A big part of IT management is handling upgrades and updates of all systems, critical and otherwise. Just about every aspect of IT, every piece of hardware and software, will need to be updated at some point along the line. It may be applying a firewall firmware upgrade or installing patches to an operating system or application stack. In every single one of those cases, there will be some degree of chance that the update blows up everything.
From a purely logistical point of view, there are only three possible outcomes to a firmware or software update:
- Everything goes as planned. Bugs are fixed or new functionality is added, and everything proceeds normally.
- There's no noticeable difference in operation or administration aside from a version number ticking upward.
- You've just turned a working system into a brick.
The odd thing is that there's really no good way to mitigate against that last possibility. Generally speaking, I only update software and firmware if there's a clear-cut reason to do so, such as a significant feature addition, a performance increase, a security fix, or a major bug that's causing problems. I do not upgrade just because there's a new version out. I've been bitten too many times.
Due diligence is the name of the game in every upgrade plan. Researching the new version is an imperative, especially regarding how well it plays with other elements of the device or with software that may be running on the same system. If you run across posts in forums or in blogs regarding problems with the new version, it pays huge dividends to inspect them carefully and ensure you're not about to fall into the same trap. That said, there's absolutely no way to guarantee you won't get stung when you poke at the hornet's nest.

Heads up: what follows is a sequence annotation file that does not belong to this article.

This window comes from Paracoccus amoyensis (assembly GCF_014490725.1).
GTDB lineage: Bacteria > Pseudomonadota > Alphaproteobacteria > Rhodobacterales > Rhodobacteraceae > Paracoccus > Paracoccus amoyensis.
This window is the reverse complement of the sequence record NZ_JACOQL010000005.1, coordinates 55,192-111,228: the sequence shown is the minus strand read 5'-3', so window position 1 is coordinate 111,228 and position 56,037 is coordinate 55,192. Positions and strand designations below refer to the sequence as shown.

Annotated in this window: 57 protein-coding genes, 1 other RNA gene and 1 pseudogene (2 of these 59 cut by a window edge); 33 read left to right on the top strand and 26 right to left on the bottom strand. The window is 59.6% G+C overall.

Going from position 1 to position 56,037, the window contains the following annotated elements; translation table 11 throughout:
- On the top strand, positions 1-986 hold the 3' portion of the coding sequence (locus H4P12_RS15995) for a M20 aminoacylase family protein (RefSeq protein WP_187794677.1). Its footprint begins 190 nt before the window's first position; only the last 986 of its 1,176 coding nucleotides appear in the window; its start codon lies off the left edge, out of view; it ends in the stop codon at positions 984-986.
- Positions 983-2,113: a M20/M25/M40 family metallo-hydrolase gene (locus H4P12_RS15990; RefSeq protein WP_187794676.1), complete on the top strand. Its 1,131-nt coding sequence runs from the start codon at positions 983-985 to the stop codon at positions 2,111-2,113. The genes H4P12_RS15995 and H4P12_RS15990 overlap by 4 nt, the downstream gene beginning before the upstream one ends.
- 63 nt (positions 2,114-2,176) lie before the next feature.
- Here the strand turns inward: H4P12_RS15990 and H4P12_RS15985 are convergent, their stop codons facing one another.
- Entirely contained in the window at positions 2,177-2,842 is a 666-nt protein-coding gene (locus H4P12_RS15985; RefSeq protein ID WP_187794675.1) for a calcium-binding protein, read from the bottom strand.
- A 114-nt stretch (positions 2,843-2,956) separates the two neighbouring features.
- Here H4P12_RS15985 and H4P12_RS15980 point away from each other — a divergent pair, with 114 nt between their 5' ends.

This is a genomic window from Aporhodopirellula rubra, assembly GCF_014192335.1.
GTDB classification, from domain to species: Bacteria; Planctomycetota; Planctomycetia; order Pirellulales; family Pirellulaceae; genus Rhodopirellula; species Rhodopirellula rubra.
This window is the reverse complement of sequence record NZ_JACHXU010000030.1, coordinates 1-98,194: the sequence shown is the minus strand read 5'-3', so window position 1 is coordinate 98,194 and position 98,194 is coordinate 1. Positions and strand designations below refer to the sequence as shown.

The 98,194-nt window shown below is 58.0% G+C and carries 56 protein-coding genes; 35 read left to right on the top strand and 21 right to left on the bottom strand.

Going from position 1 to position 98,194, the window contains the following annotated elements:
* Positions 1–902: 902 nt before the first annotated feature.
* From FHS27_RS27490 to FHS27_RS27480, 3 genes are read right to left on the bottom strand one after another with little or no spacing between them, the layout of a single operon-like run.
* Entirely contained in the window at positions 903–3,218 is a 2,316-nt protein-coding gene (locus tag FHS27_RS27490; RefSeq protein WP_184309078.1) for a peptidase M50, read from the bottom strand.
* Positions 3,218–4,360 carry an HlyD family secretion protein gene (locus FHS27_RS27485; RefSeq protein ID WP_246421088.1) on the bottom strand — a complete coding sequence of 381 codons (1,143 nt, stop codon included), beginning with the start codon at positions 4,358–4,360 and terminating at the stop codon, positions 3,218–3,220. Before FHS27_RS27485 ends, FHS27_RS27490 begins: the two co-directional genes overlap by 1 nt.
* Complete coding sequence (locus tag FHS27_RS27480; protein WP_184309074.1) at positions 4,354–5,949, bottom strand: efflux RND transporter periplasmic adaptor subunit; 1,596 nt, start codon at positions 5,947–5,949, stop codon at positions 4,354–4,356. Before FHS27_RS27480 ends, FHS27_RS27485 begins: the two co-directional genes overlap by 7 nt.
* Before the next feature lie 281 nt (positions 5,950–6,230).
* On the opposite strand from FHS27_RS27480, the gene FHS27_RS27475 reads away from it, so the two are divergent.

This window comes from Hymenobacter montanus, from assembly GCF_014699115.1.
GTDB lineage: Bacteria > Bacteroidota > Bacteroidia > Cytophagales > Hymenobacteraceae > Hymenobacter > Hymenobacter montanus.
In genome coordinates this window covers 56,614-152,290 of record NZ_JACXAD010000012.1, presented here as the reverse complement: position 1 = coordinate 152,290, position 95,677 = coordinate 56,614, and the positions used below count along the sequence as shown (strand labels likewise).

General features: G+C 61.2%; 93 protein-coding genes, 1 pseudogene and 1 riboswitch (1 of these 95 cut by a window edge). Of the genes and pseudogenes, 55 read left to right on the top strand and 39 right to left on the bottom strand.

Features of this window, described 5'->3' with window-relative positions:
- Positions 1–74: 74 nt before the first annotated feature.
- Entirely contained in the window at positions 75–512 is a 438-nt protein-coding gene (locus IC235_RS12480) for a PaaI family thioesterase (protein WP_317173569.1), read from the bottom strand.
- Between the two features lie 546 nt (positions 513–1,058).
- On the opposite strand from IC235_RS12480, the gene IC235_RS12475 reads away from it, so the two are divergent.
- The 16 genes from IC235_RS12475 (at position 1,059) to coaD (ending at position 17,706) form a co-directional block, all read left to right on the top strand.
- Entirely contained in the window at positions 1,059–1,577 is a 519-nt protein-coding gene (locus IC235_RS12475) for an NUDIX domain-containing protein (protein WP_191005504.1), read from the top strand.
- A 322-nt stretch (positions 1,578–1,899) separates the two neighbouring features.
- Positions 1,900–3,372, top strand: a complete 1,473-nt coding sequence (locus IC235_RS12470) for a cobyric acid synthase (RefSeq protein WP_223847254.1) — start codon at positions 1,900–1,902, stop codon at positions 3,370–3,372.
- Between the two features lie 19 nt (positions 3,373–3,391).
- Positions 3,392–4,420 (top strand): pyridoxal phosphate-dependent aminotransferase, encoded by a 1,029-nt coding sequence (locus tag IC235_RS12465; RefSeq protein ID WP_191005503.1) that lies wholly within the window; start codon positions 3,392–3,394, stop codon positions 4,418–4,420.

I've had firmware updates go south because of something as simple as bad timing. In one case, the vendor's mechanism for updating required that the device download the update itself after rebooting to a special upgrade mode. Naturally, the vendor's firmware repository went down halfway through the download and left me with a device in an extremely unstable state, with no path forward or back. After hours of digging into a problem that had apparently never occurred before, I was able to trick the update code into thinking it hadn't yet started the download and was able to recover the device.
In other cases, the star-crossed devices turned into paperweights that had to be returned. This is especially common with vendors who are spotty with checks on proper bootloader versions and firmware versions, leading to situations where the bootloader doesn't get updated, but the firmware does, and the device (typically a switch) simply won't boot again.
I've done mass BIOS upgrades on bunches of identical blade servers, only to have one out of a dozen fail to reboot, completely hosed, with no POST, no service processor communication, nada. There was no rhyme or reason to it. The blades were procured at the same time, and all BIOS versions were the same, but one blade went from perfectly normal operation to completely dead on one reboot.